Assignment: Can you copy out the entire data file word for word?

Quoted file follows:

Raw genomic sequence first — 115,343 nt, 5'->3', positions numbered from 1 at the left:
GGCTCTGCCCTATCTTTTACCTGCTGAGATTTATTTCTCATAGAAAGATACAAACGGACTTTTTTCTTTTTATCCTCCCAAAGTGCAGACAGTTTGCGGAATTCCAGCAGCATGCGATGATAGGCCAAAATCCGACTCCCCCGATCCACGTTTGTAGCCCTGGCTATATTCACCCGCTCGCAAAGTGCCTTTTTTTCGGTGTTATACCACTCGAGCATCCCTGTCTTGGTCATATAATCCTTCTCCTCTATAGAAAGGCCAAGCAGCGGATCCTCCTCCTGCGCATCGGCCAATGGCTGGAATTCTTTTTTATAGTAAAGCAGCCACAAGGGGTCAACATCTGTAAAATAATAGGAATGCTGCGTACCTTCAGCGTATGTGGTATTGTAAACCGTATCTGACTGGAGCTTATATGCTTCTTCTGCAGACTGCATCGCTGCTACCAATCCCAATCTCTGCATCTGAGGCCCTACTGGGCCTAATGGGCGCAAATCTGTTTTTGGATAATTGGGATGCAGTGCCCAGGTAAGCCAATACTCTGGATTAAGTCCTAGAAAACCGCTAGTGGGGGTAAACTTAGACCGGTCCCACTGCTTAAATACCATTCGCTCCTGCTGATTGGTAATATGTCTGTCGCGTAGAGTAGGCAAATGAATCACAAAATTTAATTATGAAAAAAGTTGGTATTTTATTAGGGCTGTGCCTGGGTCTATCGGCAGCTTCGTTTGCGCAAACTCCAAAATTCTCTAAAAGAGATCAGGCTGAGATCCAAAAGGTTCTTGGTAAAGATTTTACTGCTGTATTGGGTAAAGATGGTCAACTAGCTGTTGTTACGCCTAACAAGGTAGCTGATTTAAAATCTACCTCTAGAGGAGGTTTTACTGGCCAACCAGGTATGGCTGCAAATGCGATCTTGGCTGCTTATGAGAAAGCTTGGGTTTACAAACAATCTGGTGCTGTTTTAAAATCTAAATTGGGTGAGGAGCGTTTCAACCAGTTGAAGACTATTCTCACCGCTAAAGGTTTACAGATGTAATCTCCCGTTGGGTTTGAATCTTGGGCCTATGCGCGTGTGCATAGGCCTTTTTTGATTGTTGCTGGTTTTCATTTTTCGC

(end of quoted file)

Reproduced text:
Raw genomic sequence first — 115,343 nt, 5'->3', positions numbered from 1 at the left:
GGCTCTGCCCTATCTTTTACCTGCTGAGATTTATTTCTCATAGAAAGATACAAACGGACTTTTTTCTTTTTATCCTCCCAAAGTGCAGACAGTTTGCGGAATTCCAGCAGCATGCGATGATAGGCCAAAATCCGACTCCCCCGATCCACGTTTGTAGCCCTGGCTATATTCACCCGCTCGCAAAGTGCCTTTTTTTCGGTGTTATACCACTCGAGCATCCCTGTCTTGGTCATATAATCCTTCTCCTCTATAGAAAGGCCAAGCAGCGGATCCTCCTCCTGCGCATCGGCCAATGGCTGGAATTCTTTTTTATAGTAAAGCAGCCACAAGGGGTCAACATCTGTAAAATAATAGGAATGCTGCGTACCTTCAGCGTATGTGGTATTGTAAACCGTATCTGACTGGAGCTTATATGCTTCTTCTGCAGACTGCATCGCTGCTACCAATCCCAATCTCTGCATCTGAGGCCCTACTGGGCCTAATGGGCGCAAATCTGTTTTTGGATAATTGGGATGCAGTGCCCAGGTAAGCCAATACTCTGGATTAAGTCCTAGAAAACCGCTAGTGGGGGTAAACTTAGACCGGTCCCACTGCTTAAATACCATTCGCTCCTGCTGATTGGTAATATGTCTGTCGCGTAGAGTAGGCAAATGAATCACAAAATTTAATTATGAAAAAAGTTGGTATTTTATTAGGGCTGTGCCTGGGTCTATCGGCAGCTTCGTTTGCGCAAACTCCAAAATTCTCTAAAAGAGATCAGGCTGAGATCCAAAAGGTTCTTGGTAAAGATTTTACTGCTGTATTGGGTAAAGATGGTCAACTAGCTGTTGTTACGCCTAACAAGGTAGCTGATTTAAAATCTACCTCTAGAGGAGGTTTTACTGGCCAACCAGGTATGGCTGCAAATGCGATCTTGGCTGCTTATGAGAAAGCTTGGGTTTACAAACAATCTGGTGCTGTTTTAAAATCTAAATTGGGTGAGGAGCGTTTCAACCAGTTGAAGACTATTCTCACCGCTAAAGGTTTACAGATGTAATCTCCCGTTGGGTTTGAATCTTGGGCCTATGCGCGTGTGCATAGGCCTTTTTTGATTGTTGCTGGTTTTCATTTTTCGC